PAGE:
|Erling Nielsen, "The Norwegian Labour Party" (1930) (Thornews)|
While political science looks at the past a little differently than does the discipline of history, it can pose theories that can be helpful for structuring or motivating historical inquiry.
Environmental Politics recently published an article by Ian Gough, "Welfare states and environmental states: a comparative analysis", that asks about the correlation between the development of the welfare state and "the environmental state". The abstract:
A framework is presented for thinking about state intervention in developed capitalist economies in two domains: social policy and environmental policy (and, within that, climate-change policy). Five drivers of welfare state development are identified, the ‘five Is’ of Industrialisation: Interests, Institutions, Ideas/Ideologies, and International Influences. Research applying this framework to the postwar development of welfare states in the OECD is summarised, distinguishing two periods: up to 1980, and from 1980 to 2008. How far this framework can contribute to understanding the rise and differential patterns of environmental governance and intervention across advanced capitalist states since 1970 is explored, before briefly comparing and contrasting the determinants of welfare states and environmental states, identifying common drivers in both domains and regime-specific drivers in each. The same framework is then applied to developments since 2008 and into the near future, sketching two potential configurations and speculating on the conditions for closer, more integrated ‘eco-welfare states’.The article finds that the two issues actually react differently to the "five Is":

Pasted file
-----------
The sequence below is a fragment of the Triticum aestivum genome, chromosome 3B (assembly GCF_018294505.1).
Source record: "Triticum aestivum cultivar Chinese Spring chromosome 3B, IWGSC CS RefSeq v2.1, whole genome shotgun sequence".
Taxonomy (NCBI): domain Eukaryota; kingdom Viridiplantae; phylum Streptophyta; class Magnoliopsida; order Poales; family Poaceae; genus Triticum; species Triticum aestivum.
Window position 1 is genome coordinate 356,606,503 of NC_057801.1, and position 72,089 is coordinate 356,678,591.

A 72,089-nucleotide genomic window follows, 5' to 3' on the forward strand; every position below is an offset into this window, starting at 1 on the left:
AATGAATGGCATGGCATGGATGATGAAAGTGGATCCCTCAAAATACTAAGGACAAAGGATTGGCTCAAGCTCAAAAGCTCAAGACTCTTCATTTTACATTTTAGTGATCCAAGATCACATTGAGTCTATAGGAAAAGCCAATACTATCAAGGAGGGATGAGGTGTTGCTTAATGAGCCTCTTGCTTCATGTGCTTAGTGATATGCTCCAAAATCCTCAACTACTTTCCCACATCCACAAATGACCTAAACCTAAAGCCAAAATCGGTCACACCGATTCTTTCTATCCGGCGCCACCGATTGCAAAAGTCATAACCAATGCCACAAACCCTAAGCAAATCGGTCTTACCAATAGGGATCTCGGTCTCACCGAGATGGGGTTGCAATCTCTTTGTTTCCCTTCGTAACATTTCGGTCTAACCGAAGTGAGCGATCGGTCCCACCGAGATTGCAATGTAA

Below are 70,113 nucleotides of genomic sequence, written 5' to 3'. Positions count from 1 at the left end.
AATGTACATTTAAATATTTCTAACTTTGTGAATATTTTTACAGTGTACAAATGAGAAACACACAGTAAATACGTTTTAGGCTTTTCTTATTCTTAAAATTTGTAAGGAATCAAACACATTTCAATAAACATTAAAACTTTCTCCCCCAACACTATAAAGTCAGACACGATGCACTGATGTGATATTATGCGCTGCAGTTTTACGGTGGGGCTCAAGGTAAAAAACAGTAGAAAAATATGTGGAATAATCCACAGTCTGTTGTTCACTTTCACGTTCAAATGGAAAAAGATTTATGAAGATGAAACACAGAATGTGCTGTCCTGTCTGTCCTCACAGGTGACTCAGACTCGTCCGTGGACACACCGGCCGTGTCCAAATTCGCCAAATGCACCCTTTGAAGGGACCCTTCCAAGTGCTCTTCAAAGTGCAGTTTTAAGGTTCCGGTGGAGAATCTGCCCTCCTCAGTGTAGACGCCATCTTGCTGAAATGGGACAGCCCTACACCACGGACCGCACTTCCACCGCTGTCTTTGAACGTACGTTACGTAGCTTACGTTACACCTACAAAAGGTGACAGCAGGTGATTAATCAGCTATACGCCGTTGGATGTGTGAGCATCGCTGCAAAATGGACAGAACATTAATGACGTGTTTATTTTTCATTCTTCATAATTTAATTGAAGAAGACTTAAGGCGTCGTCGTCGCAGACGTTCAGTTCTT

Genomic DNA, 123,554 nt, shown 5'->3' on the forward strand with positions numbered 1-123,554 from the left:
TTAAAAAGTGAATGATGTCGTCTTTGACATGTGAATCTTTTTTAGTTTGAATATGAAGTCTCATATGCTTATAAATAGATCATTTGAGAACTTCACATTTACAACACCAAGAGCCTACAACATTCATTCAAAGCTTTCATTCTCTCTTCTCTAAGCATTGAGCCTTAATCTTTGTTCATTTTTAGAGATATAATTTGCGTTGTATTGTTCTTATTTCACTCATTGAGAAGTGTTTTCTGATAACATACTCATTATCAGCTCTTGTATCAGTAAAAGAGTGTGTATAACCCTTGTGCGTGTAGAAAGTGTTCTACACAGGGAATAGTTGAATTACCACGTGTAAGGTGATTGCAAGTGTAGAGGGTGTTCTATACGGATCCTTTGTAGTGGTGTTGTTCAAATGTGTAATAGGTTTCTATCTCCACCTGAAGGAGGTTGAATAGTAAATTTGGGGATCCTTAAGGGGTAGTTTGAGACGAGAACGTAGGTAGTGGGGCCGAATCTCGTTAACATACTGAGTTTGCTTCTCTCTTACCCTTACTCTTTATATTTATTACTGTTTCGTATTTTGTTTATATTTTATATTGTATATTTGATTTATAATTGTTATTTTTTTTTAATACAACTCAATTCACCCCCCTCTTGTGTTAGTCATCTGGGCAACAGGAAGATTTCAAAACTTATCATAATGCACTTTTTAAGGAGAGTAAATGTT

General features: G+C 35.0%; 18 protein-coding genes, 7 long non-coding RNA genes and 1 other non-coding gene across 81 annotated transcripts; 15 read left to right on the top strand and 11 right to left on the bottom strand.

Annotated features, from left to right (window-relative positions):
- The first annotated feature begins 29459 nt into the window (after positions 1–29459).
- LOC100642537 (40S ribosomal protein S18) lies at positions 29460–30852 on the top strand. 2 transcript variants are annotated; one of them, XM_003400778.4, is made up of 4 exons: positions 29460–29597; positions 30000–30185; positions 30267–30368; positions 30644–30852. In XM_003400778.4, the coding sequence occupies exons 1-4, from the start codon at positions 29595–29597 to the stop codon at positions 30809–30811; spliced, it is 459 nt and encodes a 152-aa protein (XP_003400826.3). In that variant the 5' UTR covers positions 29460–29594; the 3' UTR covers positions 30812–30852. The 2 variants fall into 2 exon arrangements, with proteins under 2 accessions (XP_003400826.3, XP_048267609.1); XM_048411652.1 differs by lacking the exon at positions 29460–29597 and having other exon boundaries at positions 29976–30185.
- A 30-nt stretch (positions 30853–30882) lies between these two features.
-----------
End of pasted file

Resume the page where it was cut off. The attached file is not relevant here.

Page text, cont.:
A broad-brush conclusion might be the following. Common drivers of changes in welfare states and environmental states include globalisation and internationalisation, the rising power of capital and business over other classes, and the continuing dominance of neo-liberal ideas. Neo-liberalism is a block to progress in both domains, but the other factors operate in different ways in the two domains. International economic and political linkages favour the environmental state but weaken the welfare state. Business power promotes inequality and weakens welfare and, in many countries, blocks climate-mitigation programmes; but its impact on the environmental state depends on the balance of carboniferous and Green business interests.
On the other hand, institutions and ideas continue to explain cross-national differences in both domains. Deep institutional differences persist across the advanced capitalist countries reflecting welfare regimes and varieties of capitalism. These, interacting with different power and ideational constellations, continue to drive different policy outputs in both spheres of state activity with contrasting social and environmental outcomes. Broadly speaking, these demarcate the Anglosphere from the EU.